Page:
Earth-Friendly Fabrics
Springing forward
Keeping Bugs Away from Food
Frogs and Toads
Tree Frogs
Poison Dart Frogs
A Microbe Nanny for Young Wasps
Tool Use Comes Naturally to Crows
Killer Flatworms Hunt with Poison
A Recipe for Happiness
Mice sense each other's fear
A Global Warming Flap
Chemistry and Materials
Music of the Future
Spinning Clay into Cotton
Scientist Profile: Wally Gilbert
Troubles with Hubble
A New Look at Saturn's rings
The solar system's biggest junkyard
Dinosaurs and Fossils
Tiny Pterodactyl
Feathered Fossils
Meet your mysterious relative
E Learning Jamaica
2014 GSAT Results for Jamaican Kids
E Learning in Jamaica WIN PRIZES and try our Fun Animated Games
Results of GSAT are in schools this week
Unnatural Disasters
Ice Age Melting and Rising Seas
Polar Ice Feels the Heat
A Change in Leaf Color
Groundwater and the Water Cycle
Animal CSI or from Science Lab to Crime Lab
Finding the Past
Settling the Americas
Prehistoric Trips to the Dentist
A Plankhouse Past
Mako Sharks
Electric Ray
Food and Nutrition
Making good, brown fat
Turning to Sweets, Fats to Calm the Brain
Healing Honey
GSAT English Rules
Who vs. Whom
Order of Adjectives
GSAT Exam Preparation Jamaica
Tarrant High overcoming the odds
Results of GSAT are in schools this week
GSAT Exam Preparation
GSAT Exams Jamaica Scholarships
GSAT Exam Preparation
GSAT Scholarship
2014 GSAT Results for Jamaican Kids
GSAT Mathematics
E Learning in Jamaica WIN PRIZES and try our Fun Animated Games
Setting a Prime Number Record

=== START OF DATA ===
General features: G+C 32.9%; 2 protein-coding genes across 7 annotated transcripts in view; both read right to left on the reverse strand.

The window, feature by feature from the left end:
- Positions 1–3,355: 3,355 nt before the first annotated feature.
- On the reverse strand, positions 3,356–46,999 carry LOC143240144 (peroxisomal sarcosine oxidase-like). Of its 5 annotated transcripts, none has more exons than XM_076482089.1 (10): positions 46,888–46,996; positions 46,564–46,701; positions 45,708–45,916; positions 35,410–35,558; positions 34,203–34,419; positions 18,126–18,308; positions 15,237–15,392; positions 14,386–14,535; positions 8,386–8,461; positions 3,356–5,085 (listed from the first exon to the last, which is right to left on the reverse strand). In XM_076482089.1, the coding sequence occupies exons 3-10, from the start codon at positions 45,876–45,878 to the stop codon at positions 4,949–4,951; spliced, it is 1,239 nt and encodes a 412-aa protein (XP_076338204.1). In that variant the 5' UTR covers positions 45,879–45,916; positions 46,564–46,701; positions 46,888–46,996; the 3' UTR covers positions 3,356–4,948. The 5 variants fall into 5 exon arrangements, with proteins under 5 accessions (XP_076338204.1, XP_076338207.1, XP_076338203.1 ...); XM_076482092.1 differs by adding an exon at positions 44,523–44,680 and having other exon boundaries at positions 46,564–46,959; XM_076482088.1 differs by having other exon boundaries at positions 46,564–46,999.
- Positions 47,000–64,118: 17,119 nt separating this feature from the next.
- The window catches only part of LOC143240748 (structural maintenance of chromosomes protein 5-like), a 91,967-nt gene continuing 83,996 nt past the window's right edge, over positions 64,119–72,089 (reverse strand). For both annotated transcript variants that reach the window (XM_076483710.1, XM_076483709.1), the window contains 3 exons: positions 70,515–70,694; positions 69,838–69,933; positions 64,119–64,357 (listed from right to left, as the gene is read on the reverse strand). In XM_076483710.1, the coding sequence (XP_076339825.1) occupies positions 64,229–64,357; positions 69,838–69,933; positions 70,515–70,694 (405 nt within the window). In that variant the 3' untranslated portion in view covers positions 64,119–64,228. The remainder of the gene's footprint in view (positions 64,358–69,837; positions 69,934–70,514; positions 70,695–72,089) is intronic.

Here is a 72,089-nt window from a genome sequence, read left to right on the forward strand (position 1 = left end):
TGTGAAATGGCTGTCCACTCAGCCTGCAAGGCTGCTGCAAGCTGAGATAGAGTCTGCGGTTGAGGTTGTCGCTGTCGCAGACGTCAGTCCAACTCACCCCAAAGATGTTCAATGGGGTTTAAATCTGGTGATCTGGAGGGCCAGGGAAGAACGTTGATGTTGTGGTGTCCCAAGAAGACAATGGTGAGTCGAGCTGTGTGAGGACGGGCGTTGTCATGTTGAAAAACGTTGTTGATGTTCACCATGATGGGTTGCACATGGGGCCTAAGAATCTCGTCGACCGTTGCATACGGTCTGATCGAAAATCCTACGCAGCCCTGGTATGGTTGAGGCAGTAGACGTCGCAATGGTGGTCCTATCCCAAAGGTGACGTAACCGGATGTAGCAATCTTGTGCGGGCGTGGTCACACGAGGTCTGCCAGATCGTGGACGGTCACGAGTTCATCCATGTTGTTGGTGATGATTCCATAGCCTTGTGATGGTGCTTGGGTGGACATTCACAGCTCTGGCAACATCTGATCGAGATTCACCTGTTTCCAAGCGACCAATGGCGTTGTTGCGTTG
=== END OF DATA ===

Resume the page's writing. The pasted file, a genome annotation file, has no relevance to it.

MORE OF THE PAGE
Math is a real brain bender
Human Body
What the appendix is good for
Attacking Asthma
Foul Play?
Great Danes
African Hyenas
Expert report highlights the importance to parents of reading to children!
The Surprising Meaning and Benefits of Nursery Rhymes
How children learn
Extra Strings for New Sounds
Electric Backpack
Spin, Splat, and Scramble
Plants Travel Wind Highways
Underwater Jungles
When Fungi and Algae Marry
Gila Monsters
Space and Astronomy
An Earthlike Planet
Super Star Cluster in the Neighborhood
Gravity Tractor as Asteroid Mover
Technology and Engineering
Supersuits for Superheroes
Crime Lab
Model Plane Flies the Atlantic
The Parts of Speech
Problems with Prepositions
Adjectives and Adverbs
What is a Verb?
Middle school science adventures
Robots on a Rocky Road
Reach for the Sky
The Best Defense Is a Good Snow Fence
Arctic Melt
Either Martians or Mars has gas
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Asteroid Lost and Found

Everybody loses things: Socks in the laundry. Sunglasses. Phone numbers written on little scraps of paper. You may have even lost your homework once or twice. But can you imagine losing an entire asteroid? That's exactly what happened to Hermes, an asteroid that vanished into the darkness after it was last spotted in 1937. Since then, astronomers have been scouring the skies for the runaway object. At long last, Hermes has shown up again. Early in the morning on Oct. 15, Brian Skiff of Lowell Observatory in Flagstaff, Ariz., spotted a near-Earth asteroid and suspected it might be Hermes. Based on the asteroid's path, two scientists at NASA's Jet Propulsion Laboratory in Pasadena, Calif., then used a computer program to trace the asteroid's journey over the past 66 years. They discovered that it has circled the sun 31 times without being seen. It has come as close as 640,000 kilometers to Earth, just 1.6 times the distance separating Earth and the moon. The scientists then looked ahead, calculating the asteroid's future path. Luckily, there's no chance that Hermes will crash into Earth within the next 100 years. New observations also show that Hermes is actually made up of two chunks that orbit each other. Each piece is about 300 to 450 meters across. Finding Hermes should help astronomers better understand how asteroids break apart and how each piece affects the movements of the other. Now, has anyone seen my mittens?E. Sohn

Asteroid Lost and Found
Asteroid Lost and Found

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